Yes, I am ranting. Why? I’ll tell you why, but please don’t bother reading any further if you’re faint-of-heart or if you love your bureaucratic, manipulative, highway-robbing Internet Service Provider!
Now let’s explain why I suddenly have major problems with Internet Service Providers, namely Charter Communications. All was well in my happy neighborhood, until a day ago: August 15th, 2012. The problem began when I realized my wireless router won’t connect to the Internet after months of successful browsing!
“Why,” I asked? “Everything was just fine a few minutes ago and my bill is paid!” I decided to call Charter in a fit of rage, to find out why I’m getting the dreaded “page not found” error on all of my home computers; my router was correctly set, I had a
connection coming into my home, and none of my computers were infected with malware–no trojans, no viruses.
To make a long story short, my conversation with my Internet Service Provider did nothing to solve the problem of why my wireless router won’t connect to the Internet. But, before I stir up the pot by explaining that pointless conversation, I will describe what the problem was and how I fixed it. By the way…
How can you tell if this is the case for your connection problem? Here’s the best possible hint I can give you:
If your PC can connect and browse just fine when hard-wired into the modem itself, but your wifi router won’t provide an Internet connection to your computers when it’s connected to the modem, you may have a blocked MAC address.
FACT: All hardware devices contain a MAC address; a number assigned to all devices that is unique to each device, and used as a “homing” device, for a lack of better words.
If your wireless router won’t connect to the Internet but you know your service is just fine, you can “trick” your router into getting a connection. First of all, you may be asking, “why in the heck would our ISP block our wifi router?” Well, the truth is because they are greedy.
Take my situation for example, Charter blocked my MAC address but told me the problem was my router; it was old and not working properly. They obviously blocked the MAC address of my router to prevent it from connecting to the Internet, so I would have no choice but to lease their expensive monthly wireless router. Little did they know that I am not easily defeated!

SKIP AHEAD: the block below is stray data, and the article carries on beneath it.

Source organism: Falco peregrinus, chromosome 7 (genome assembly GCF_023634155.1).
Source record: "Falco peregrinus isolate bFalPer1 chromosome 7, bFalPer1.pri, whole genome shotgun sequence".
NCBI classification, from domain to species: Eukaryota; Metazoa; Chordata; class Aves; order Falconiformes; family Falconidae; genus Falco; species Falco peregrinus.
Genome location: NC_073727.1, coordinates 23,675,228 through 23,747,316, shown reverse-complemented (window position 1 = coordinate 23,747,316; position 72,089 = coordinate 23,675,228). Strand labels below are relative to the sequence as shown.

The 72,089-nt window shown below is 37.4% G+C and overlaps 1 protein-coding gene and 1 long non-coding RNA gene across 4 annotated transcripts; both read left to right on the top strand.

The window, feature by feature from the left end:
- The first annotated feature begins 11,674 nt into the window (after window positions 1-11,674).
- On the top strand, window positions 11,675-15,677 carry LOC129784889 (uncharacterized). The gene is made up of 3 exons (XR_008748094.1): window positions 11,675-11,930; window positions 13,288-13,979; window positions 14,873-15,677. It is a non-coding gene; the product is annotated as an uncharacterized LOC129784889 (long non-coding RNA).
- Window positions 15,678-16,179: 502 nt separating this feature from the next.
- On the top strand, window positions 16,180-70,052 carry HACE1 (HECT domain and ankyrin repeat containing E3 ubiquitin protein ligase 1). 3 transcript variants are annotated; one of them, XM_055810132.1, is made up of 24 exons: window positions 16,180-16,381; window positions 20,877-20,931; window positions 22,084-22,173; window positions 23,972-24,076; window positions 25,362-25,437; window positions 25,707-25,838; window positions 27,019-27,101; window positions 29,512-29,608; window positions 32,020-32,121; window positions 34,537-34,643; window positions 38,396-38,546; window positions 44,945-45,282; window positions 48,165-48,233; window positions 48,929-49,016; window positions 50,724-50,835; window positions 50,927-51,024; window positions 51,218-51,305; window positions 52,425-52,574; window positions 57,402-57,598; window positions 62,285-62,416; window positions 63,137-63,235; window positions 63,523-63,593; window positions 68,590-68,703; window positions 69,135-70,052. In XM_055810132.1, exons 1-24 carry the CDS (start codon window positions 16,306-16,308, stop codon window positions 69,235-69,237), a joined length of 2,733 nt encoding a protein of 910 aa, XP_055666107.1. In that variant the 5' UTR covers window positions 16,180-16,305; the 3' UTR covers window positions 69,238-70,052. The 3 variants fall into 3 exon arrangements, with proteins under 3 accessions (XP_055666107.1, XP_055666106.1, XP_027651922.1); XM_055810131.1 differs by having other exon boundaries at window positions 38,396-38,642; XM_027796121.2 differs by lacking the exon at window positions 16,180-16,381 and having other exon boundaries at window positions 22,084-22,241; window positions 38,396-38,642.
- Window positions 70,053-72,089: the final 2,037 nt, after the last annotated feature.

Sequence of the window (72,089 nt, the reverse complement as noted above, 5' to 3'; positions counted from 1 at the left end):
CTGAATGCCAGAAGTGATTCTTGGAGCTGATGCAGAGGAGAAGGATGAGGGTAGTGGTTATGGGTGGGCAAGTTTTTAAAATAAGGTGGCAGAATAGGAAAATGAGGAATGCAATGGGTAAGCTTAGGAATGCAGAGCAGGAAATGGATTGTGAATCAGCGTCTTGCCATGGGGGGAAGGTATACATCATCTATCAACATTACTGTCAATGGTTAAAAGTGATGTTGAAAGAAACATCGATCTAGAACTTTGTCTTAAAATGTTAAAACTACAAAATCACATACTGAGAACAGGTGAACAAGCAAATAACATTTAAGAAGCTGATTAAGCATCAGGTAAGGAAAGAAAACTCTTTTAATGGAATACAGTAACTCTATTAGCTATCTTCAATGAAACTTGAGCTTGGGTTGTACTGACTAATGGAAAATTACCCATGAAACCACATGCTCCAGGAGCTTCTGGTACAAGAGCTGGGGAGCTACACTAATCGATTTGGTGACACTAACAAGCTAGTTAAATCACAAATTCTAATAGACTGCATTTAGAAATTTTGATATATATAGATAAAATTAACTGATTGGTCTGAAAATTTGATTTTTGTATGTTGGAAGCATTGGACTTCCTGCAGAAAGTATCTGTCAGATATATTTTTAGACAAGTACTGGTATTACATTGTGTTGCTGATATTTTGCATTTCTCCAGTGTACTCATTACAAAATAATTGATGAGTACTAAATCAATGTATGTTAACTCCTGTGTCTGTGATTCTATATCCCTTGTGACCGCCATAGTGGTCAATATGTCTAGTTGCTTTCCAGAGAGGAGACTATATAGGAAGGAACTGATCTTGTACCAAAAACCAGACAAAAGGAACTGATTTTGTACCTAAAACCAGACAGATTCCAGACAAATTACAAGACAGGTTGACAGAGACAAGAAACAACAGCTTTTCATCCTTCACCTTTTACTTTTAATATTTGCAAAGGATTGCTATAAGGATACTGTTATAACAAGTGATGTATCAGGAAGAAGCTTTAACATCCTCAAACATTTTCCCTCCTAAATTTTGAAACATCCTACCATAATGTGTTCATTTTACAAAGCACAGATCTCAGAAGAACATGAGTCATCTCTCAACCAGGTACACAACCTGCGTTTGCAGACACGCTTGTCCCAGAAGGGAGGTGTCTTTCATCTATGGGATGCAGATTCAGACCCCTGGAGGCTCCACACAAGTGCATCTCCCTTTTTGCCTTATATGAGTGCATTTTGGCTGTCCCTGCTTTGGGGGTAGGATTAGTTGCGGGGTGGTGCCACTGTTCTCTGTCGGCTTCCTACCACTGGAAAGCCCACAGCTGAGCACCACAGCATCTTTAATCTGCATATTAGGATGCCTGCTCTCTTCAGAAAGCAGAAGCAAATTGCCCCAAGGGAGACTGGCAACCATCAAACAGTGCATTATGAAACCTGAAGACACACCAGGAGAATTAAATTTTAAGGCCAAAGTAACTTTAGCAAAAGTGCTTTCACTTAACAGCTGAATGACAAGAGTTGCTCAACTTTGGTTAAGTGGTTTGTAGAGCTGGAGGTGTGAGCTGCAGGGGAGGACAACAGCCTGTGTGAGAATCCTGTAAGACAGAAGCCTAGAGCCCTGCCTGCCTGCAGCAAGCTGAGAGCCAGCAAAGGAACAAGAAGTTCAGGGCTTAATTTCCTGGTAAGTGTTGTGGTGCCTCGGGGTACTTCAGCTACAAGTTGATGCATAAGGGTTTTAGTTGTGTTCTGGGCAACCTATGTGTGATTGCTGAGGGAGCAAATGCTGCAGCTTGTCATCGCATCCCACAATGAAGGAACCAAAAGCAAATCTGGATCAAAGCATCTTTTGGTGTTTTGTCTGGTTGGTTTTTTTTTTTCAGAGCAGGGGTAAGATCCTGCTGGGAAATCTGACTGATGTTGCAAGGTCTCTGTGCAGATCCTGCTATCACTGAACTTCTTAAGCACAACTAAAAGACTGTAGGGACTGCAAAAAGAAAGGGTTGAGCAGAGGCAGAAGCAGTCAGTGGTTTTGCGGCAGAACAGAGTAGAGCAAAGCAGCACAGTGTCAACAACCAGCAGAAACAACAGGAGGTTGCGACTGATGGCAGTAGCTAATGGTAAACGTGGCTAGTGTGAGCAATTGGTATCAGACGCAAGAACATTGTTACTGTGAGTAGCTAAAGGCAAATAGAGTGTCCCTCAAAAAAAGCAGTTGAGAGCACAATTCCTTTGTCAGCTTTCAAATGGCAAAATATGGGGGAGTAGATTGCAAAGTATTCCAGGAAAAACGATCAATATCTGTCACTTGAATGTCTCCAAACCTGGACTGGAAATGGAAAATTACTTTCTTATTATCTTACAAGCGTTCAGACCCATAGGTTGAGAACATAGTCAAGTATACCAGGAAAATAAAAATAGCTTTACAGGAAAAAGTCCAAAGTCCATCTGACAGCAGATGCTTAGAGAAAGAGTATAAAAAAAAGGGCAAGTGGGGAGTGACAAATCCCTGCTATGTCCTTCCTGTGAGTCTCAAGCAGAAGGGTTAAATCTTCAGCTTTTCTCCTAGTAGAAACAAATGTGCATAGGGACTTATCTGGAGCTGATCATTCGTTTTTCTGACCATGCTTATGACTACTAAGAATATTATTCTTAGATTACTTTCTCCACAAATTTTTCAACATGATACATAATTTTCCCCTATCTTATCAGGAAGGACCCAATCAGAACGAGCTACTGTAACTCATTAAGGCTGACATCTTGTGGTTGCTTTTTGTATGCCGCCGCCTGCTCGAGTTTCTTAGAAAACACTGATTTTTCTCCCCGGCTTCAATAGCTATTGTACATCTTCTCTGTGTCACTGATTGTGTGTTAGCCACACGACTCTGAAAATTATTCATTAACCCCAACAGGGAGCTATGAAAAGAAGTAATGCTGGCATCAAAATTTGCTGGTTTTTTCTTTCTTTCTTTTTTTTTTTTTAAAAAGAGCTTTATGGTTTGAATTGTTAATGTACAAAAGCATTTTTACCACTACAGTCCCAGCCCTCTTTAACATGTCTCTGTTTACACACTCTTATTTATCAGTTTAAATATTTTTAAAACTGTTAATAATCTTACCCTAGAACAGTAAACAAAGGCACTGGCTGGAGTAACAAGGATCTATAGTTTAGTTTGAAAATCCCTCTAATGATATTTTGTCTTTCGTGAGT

Here’s how to fix the problem when your wireless router won’t connect to the Internet:
1.) Connect your WiFi router to the computer that actually gets an Internet connection and unplug/disconnect your modem.
2.) Find the MAC address of the computer that can make a successful direct connection to the Internet
3.) After getting the MAC address write it down and open up your WiFi router admin.
4.) Find the setting in the router’s admin panel which allows changing which MAC address to use; this setting will vary depending on your router manufacturer and model (click the thumbnail for more info)
5.) Change the MAC address of that setting to the one you wrote down in step two
6.) Apply the changes, then power down your router or unplug it
7.) Reconnect your router to your modem and then connect the computer(s) respectively
8.) After everything is connected, power on the modem (do not power it on until everything else is completed)
9.) The Internet connection should now work on the PCs connected via Wifi
The reason this trick works is because your ISP was blocking your MAC address used by that router. They can filter out MAC addresses on their end; if you connect a device that doesn’t have the allowed MAC address, they will not allow that device to get an IP address, thus no Internet connection.
So what we effectively did was to “trick” the modem into thinking your Wifi router is the computer with a MAC address that was allowed by your ISP. So the modem allowed the computer/router to connect, and the router then received an IP address by the modem’s DHCP (a server that gives IP addresses to connected devices) and all is well!
I hope this helps and less people are fooled into purchasing unnecessary hardware or spending exorbitant fees on monthly equipment leases from unscrupulous ISPs. Any questions, feel free to ask and comment.
Oh, if you are a defensive or disgruntled ISP employee, please feel free to chime in, we’d love to hear from you!